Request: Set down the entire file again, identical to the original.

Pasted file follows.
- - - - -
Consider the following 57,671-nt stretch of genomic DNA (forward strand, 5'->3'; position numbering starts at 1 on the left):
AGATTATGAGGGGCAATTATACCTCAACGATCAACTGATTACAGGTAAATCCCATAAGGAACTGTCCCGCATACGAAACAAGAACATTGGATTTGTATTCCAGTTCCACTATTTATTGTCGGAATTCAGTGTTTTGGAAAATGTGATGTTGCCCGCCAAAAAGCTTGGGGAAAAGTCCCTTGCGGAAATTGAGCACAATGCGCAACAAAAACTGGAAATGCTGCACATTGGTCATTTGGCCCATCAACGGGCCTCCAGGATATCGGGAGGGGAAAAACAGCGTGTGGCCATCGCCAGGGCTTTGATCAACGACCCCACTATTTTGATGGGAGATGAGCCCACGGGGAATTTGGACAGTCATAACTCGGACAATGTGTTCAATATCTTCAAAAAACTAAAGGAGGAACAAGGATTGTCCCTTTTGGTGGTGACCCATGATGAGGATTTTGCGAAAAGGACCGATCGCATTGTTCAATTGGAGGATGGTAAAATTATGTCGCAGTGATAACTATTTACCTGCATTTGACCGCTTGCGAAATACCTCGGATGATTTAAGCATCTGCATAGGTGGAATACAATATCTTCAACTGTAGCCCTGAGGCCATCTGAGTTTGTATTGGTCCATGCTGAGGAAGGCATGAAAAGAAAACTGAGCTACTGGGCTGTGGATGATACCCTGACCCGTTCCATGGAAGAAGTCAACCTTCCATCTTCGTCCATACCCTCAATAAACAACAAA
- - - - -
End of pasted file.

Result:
Consider the following 57,671-nt stretch of genomic DNA (forward strand, 5'->3'; position numbering starts at 1 on the left):
AGATTATGAGGGGCAATTATACCTCAACGATCAACTGATTACAGGTAAATCCCATAAGGAACTGTCCCGCATACGAAACAAGAACATTGGATTTGTATTCCAGTTCCACTATTTATTGTCGGAATTCAGTGTTTTGGAAAATGTGATGTTGCCCGCCAAAAAGCTTGGGGAAAAGTCCCTTGCGGAAATTGAGCACAATGCGCAACAAAAACTGGAAATGCTGCACATTGGTCATTTGGCCCATCAACGGGCCTCCAGGATATCGGGAGGGGAAAAACAGCGTGTGGCCATCGCCAGGGCTTTGATCAACGACCCCACTATTTTGATGGGAGATGAGCCCACGGGGAATTTGGACAGTCATAACTCGGACAATGTGTTCAATATCTTCAAAAAACTAAAGGAGGAACAAGGATTGTCCCTTTTGGTGGTGACCCATGATGAGGATTTTGCGAAAAGGACCGATCGCATTGTTCAATTGGAGGATGGTAAAATTATGTCGCAGTGATAACTATTTACCTGCATTTGACCGCTTGCGAAATACCTCGGATGATTTAAGCATCTGCATAGGTGGAATACAATATCTTCAACTGTAGCCCTGAGGCCATCTGAGTTTGTATTGGTCCATGCTGAGGAAGGCATGAAAAGAAAACTGAGCTACTGGGCTGTGGATGATACCCTGACCCGTTCCATGGAAGAAGTCAACCTTCCATCTTCGTCCATACCCTCAATAAACAACAAA